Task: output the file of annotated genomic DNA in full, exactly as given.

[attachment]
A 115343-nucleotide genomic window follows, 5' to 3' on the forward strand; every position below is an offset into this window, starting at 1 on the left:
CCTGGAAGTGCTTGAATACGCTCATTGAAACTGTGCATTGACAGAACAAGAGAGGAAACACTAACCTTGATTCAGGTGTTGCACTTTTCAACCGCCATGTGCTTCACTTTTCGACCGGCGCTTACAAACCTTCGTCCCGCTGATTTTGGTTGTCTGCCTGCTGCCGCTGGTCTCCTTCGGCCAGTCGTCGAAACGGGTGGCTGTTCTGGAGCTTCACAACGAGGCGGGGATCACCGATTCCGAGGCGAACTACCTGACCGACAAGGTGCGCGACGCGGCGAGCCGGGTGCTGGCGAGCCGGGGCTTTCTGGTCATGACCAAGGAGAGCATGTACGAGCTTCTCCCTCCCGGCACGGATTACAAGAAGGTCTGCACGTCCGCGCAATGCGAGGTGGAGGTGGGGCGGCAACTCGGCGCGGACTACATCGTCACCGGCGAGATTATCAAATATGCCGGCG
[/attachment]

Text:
A 115343-nucleotide genomic window follows, 5' to 3' on the forward strand; every position below is an offset into this window, starting at 1 on the left:
CCTGGAAGTGCTTGAATACGCTCATTGAAACTGTGCATTGACAGAACAAGAGAGGAAACACTAACCTTGATTCAGGTGTTGCACTTTTCAACCGCCATGTGCTTCACTTTTCGACCGGCGCTTACAAACCTTCGTCCCGCTGATTTTGGTTGTCTGCCTGCTGCCGCTGGTCTCCTTCGGCCAGTCGTCGAAACGGGTGGCTGTTCTGGAGCTTCACAACGAGGCGGGGATCACCGATTCCGAGGCGAACTACCTGACCGACAAGGTGCGCGACGCGGCGAGCCGGGTGCTGGCGAGCCGGGGCTTTCTGGTCATGACCAAGGAGAGCATGTACGAGCTTCTCCCTCCCGGCACGGATTACAAGAAGGTCTGCACGTCCGCGCAATGCGAGGTGGAGGTGGGGCGGCAACTCGGCGCGGACTACATCGTCACCGGCGAGATTATCAAATATGCCGGCG